December 8, 2005
Ch-ch-ch-ch-ch-ch-ch Cherry Bomb
I dunno about you, but if I were about to give a speech about HIV/AIDS -- I wouldn't want the background image to look like a cherry...or a sperm...but that clearly wasn't a deterrent for Dubya last week, who offered these words in his address on World AIDS Day:
...America still sees an estimated 40,000 new infections each year. This is not inevitable -- and it's not acceptable. HIV/AIDS remains a special concern in the gay community, which has effectively fought this disease for decades through education and prevention. And the demographics of this disease continue to change. AIDS is increasingly found among women and minorities. Nearly half of the new infections are found in the African-American community.Twenty years into this pandemic, 20 million people dead and 40 million people currently infected and millions more affected by this disease and we're still determining a "routine" for testing?
We're determined to make voluntary HIV testing a routine part of health care in America -- so people can know the truth about their status, tell others, and get the treatment they need.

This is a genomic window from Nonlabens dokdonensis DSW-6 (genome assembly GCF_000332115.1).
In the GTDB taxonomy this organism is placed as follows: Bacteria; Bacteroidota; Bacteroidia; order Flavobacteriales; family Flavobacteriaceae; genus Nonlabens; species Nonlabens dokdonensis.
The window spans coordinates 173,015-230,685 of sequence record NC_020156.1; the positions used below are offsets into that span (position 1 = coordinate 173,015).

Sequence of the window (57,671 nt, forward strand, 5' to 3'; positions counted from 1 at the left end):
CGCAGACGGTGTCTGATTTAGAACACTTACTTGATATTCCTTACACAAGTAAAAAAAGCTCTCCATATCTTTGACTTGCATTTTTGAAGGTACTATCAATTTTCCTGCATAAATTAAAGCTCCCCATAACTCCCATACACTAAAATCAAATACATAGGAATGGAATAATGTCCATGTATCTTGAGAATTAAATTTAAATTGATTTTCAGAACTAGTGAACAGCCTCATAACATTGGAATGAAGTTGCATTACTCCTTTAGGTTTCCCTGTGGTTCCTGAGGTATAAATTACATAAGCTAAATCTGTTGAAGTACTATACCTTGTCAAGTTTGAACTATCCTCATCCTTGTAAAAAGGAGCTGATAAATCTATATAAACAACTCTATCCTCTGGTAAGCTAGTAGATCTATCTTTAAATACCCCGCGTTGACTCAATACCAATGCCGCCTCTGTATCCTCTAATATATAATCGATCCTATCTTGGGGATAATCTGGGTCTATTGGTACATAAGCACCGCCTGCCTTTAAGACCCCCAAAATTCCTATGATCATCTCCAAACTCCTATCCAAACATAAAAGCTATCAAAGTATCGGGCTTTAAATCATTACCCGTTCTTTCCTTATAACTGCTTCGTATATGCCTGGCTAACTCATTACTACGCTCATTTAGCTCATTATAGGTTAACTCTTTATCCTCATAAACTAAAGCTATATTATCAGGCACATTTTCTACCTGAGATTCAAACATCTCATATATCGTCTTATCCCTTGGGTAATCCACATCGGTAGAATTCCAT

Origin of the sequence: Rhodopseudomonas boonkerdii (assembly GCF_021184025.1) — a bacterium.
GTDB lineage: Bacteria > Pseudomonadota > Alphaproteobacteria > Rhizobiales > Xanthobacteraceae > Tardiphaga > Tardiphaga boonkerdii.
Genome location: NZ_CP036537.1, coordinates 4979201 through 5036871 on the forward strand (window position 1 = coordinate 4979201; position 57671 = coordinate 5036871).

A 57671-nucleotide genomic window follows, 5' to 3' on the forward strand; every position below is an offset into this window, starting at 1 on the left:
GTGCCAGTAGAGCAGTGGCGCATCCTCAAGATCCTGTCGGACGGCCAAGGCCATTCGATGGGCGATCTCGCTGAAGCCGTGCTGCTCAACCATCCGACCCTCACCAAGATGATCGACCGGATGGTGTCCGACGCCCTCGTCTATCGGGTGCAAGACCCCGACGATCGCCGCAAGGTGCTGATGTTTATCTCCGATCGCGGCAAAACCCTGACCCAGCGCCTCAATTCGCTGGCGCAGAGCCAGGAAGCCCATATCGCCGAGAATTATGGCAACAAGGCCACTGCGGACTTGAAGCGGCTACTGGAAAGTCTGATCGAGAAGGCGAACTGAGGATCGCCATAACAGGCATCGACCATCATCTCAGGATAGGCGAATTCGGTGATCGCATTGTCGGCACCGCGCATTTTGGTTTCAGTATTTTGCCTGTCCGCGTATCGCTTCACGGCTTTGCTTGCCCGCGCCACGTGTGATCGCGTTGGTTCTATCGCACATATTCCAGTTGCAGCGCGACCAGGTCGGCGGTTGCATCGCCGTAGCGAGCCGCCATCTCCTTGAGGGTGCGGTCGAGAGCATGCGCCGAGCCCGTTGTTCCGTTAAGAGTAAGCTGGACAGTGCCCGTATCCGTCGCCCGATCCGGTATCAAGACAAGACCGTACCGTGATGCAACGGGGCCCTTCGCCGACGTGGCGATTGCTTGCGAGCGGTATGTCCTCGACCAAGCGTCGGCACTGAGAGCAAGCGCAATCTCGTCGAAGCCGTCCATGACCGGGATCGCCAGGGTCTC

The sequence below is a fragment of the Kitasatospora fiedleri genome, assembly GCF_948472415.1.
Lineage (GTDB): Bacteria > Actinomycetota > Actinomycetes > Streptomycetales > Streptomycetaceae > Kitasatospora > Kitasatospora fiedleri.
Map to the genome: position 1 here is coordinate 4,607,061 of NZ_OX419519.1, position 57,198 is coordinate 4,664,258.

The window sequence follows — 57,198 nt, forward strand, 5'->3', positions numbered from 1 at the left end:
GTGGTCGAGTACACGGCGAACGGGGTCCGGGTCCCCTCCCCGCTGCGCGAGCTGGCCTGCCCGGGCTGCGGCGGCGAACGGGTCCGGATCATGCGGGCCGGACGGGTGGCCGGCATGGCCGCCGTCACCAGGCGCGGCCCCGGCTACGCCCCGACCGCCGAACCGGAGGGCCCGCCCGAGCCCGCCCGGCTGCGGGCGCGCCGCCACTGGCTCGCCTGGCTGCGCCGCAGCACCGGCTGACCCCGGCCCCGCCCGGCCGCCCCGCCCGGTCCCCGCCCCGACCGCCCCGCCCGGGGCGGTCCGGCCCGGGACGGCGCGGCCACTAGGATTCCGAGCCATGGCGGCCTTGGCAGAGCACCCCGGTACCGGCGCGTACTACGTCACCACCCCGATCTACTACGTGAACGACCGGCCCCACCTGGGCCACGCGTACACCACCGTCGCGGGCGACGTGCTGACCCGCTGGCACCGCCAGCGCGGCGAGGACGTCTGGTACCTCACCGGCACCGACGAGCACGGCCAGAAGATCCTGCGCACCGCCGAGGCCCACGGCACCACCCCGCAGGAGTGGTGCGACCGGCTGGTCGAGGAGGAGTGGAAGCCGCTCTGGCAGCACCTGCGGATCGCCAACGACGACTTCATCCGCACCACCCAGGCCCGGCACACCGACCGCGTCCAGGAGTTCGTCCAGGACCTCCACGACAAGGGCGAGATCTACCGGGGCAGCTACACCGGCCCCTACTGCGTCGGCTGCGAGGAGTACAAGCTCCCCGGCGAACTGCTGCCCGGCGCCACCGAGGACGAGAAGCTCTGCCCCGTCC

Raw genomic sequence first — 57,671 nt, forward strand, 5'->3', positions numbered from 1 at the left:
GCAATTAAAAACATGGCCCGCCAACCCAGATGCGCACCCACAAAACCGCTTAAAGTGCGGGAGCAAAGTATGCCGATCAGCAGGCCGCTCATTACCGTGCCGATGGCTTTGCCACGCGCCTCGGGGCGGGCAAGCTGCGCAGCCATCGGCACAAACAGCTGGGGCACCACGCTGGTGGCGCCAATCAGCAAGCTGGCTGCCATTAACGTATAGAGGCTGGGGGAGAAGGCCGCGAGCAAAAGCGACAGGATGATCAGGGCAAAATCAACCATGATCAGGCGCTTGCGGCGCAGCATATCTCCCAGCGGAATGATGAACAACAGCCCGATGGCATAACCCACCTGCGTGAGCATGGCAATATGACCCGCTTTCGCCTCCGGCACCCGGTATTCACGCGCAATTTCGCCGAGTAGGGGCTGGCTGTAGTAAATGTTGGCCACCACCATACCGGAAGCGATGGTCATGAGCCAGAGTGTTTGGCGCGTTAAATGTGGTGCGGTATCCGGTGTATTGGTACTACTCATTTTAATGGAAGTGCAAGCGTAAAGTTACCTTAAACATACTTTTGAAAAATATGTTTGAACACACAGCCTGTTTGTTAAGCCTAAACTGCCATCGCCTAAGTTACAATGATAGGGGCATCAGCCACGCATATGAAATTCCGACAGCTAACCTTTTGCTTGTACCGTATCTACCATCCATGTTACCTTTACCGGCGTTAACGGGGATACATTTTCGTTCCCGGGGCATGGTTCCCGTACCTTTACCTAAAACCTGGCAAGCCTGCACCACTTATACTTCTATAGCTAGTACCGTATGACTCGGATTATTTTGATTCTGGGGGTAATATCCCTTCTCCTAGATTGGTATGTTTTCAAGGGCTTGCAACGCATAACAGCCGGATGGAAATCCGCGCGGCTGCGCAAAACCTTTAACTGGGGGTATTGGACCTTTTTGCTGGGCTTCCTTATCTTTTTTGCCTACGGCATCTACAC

And what? I'm supposed to give a shout out -- a *whoopeee* -- because the president can use the words "gay" and "effectively" in the same sentence?
All I know, that as a gay, I can't effectively get married or serve my country effectively in the military - but I can effectively manage what?
Educated and preventable fucking?
I guess that's what it boils down to, in the end (no bun-pun intended). As this article points out"...the Centers for Disease Control and Prevention (CDC) will endure a cut of more than $500 million its 2006 budget, while abstinence programs have seen a four-fold increase in the past five years."
Talk about untouched cherries and sperm just floating out in space...
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Today, I opened up an e-mail from the terribly effective Thought Nuggets. She'd passed along an image from France that was used last year in an HIV prevention campaign.
It struck me as profoundly sad -- to see a great power so clearly ill.
The symbolism is not lost to me...and it's a reminder to me to follow my own health care routine.
It's time to go get tested.